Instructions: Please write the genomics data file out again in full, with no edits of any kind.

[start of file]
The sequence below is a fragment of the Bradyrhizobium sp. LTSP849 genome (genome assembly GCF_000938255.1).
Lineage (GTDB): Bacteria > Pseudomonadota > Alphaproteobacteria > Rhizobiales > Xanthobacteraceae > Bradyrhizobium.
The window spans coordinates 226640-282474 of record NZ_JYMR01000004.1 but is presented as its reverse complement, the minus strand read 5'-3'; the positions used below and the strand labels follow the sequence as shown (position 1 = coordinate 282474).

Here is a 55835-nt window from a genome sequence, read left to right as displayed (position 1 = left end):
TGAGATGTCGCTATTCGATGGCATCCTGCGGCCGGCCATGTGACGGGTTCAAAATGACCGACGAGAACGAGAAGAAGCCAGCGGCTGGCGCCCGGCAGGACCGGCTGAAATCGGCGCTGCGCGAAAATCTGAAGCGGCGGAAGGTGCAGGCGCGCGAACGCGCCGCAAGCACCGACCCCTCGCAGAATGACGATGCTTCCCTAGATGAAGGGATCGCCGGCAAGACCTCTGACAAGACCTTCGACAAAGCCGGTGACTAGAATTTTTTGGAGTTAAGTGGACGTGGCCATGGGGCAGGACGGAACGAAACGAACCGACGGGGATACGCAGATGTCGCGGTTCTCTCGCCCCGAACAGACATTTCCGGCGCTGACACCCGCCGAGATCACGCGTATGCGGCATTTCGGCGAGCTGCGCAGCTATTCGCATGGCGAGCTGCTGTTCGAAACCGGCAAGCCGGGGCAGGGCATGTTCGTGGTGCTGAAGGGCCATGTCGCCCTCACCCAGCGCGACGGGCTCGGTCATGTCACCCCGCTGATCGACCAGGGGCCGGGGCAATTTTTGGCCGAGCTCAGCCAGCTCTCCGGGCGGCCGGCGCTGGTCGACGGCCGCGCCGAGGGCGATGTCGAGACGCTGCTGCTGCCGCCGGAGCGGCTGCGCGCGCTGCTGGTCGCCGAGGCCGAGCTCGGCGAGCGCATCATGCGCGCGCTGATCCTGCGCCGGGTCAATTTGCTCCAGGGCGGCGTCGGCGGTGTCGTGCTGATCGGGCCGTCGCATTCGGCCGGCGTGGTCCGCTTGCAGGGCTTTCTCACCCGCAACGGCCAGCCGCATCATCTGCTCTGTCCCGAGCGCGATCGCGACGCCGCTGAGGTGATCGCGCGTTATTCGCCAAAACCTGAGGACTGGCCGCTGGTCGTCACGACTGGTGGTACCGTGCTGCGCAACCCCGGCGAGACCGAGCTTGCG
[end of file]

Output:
The sequence below is a fragment of the Bradyrhizobium sp. LTSP849 genome (genome assembly GCF_000938255.1).
Lineage (GTDB): Bacteria > Pseudomonadota > Alphaproteobacteria > Rhizobiales > Xanthobacteraceae > Bradyrhizobium.
The window spans coordinates 226640-282474 of record NZ_JYMR01000004.1 but is presented as its reverse complement, the minus strand read 5'-3'; the positions used below and the strand labels follow the sequence as shown (position 1 = coordinate 282474).

Here is a 55835-nt window from a genome sequence, read left to right as displayed (position 1 = left end):
TGAGATGTCGCTATTCGATGGCATCCTGCGGCCGGCCATGTGACGGGTTCAAAATGACCGACGAGAACGAGAAGAAGCCAGCGGCTGGCGCCCGGCAGGACCGGCTGAAATCGGCGCTGCGCGAAAATCTGAAGCGGCGGAAGGTGCAGGCGCGCGAACGCGCCGCAAGCACCGACCCCTCGCAGAATGACGATGCTTCCCTAGATGAAGGGATCGCCGGCAAGACCTCTGACAAGACCTTCGACAAAGCCGGTGACTAGAATTTTTTGGAGTTAAGTGGACGTGGCCATGGGGCAGGACGGAACGAAACGAACCGACGGGGATACGCAGATGTCGCGGTTCTCTCGCCCCGAACAGACATTTCCGGCGCTGACACCCGCCGAGATCACGCGTATGCGGCATTTCGGCGAGCTGCGCAGCTATTCGCATGGCGAGCTGCTGTTCGAAACCGGCAAGCCGGGGCAGGGCATGTTCGTGGTGCTGAAGGGCCATGTCGCCCTCACCCAGCGCGACGGGCTCGGTCATGTCACCCCGCTGATCGACCAGGGGCCGGGGCAATTTTTGGCCGAGCTCAGCCAGCTCTCCGGGCGGCCGGCGCTGGTCGACGGCCGCGCCGAGGGCGATGTCGAGACGCTGCTGCTGCCGCCGGAGCGGCTGCGCGCGCTGCTGGTCGCCGAGGCCGAGCTCGGCGAGCGCATCATGCGCGCGCTGATCCTGCGCCGGGTCAATTTGCTCCAGGGCGGCGTCGGCGGTGTCGTGCTGATCGGGCCGTCGCATTCGGCCGGCGTGGTCCGCTTGCAGGGCTTTCTCACCCGCAACGGCCAGCCGCATCATCTGCTCTGTCCCGAGCGCGATCGCGACGCCGCTGAGGTGATCGCGCGTTATTCGCCAAAACCTGAGGACTGGCCGCTGGTCGTCACGACTGGTGGTACCGTGCTGCGCAACCCCGGCGAGACCGAGCTTGCG